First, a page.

Turkey’s Erdogan occupies, insults Iraq

This satiric music video from Germany says about itself:

Song: Erdowie, Erdowo, Erdogan | extra 3 | NDR

17 March 2016

English subtitles available. For Turkish subtitles this way please.

Translated from Dutch NOS TV:

Erdogan lashes out at Prime Minister of Iraq

Today, 15:56

Turkish President Erdogan said that Turkish troops should not be excluded from an operation to retake Mosul in northern Iraq. In a speech in Istanbul, Erdogan reiterated that Turkey does not comply with the demand by Iraq to withdraw their troops from a base in northern Iraq. …

In the speech in Istanbul, Erdogan said that the Turkish army will not accept orders from Baghdad. Before an audience of religious leaders from the Balkans and Central Asia, he attacked the Iraqi Prime Minister Abadi.

“You are not a partner in talks, you’re not on my level, you are not my equal, you do not have my qualities,” Erdogan said about Abadi.


Relations between Turkey and Iraq chilled when Turkey in the end of last year sent troops to northern Iraq. This was done according to the government in Baghdad without the consent of Iraq. Repeated requests by Iraq to get these troops out were rejected by the Turks. …

The background of the Turkish military presence is the fear of Turkey that Mosul after expelling ISIS might be taken over by Shia and Kurdish fighters.

14 thoughts on “Turkey’s Erdogan occupies, insults Iraq

  1. Pingback: Saudi, Qatari governments fund ISIS, Clinton admitted secretly | Dear Kitty. Some blog

  2. Thursday 13th October 2016

    posted by Morning Star in World

    THE row between Iraq and Turkey over the looming liberation of the city of Mosul from Islamic State (Isis) continues to escalate.

    On Tuesday night, Iraqi Prime Minister Haider al-Abadi blasted Turkish President Recep Tayyip Erdogan on Twitter over his earlier demands that Turkish forces take part in the operation.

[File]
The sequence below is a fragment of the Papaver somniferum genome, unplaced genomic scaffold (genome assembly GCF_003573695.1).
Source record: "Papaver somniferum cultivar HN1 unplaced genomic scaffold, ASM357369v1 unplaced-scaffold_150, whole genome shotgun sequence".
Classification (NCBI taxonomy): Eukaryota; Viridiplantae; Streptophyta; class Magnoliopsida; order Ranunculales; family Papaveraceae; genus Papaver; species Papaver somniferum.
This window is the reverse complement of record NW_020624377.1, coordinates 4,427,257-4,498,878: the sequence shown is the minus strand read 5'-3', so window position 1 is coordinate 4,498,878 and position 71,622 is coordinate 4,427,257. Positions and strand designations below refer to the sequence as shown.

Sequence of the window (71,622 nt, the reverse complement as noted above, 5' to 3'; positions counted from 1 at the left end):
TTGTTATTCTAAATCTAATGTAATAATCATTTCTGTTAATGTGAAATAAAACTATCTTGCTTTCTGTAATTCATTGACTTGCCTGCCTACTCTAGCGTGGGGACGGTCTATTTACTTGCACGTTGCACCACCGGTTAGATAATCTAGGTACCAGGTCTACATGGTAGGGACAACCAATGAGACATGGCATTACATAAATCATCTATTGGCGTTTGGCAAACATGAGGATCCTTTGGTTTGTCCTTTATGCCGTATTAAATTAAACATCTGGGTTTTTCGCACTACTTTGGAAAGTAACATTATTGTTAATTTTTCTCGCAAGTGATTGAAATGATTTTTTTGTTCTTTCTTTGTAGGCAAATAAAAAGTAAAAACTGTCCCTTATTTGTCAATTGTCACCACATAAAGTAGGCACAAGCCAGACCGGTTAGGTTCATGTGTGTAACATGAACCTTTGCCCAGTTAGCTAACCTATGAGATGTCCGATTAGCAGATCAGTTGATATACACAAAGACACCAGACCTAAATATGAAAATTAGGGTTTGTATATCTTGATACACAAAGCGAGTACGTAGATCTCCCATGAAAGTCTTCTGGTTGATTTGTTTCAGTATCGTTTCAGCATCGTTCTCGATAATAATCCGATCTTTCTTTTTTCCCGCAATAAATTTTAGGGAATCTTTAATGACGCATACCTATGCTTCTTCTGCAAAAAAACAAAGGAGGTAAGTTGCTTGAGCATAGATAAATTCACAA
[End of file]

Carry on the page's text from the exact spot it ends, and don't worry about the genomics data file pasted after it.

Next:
The latest row began last week after the Iraqi parliament passed a motion calling the unauthorised Turkish presence north of Mosul a hostile “occupation” and “blatant violation” of Iraq’s sovereignty.

    “We will liberate our land through the determination of our men and not by video calls,” Mr Abadi said, mocking the Turkish president’s nationally broadcast video call to a TV journalist during July’s failed coup attempt.

    Earlier, Mr Erdogan warned Mr Abadi to “know his place.”

    He sneered: “You are not my interlocutor, you are not at my level, you are not my equivalent, you are not of the same quality as me.”

    “Your screaming and shouting in Iraq is of no importance to us. You should know that we will go our own way.”



  3. Thursday 13th October 2016

    posted by Morning Star in Features

    Turkey’s so-called state of emergency has given Erdogan the opportunity to increase his party’s power, writes CEM SIMSEK

    HAYATIN SESI, a Turkish nationwide TV station, was established nine years ago as the “voice of millions not millionaires” but is now being targeted in the Turkish government’s “anti-coup” witch-hunt alongside 22 other television and radio stations.

    Following the declaration of a state of emergency on July 20, parliament has been suspended and the government has been equipped with wide-ranging powers. In the immediate aftermath, under the pretext of the operations against supporters of the Fethullah Gulen terror organisation, all opposition groups were labelled as linked to terror and became the focus of the purge.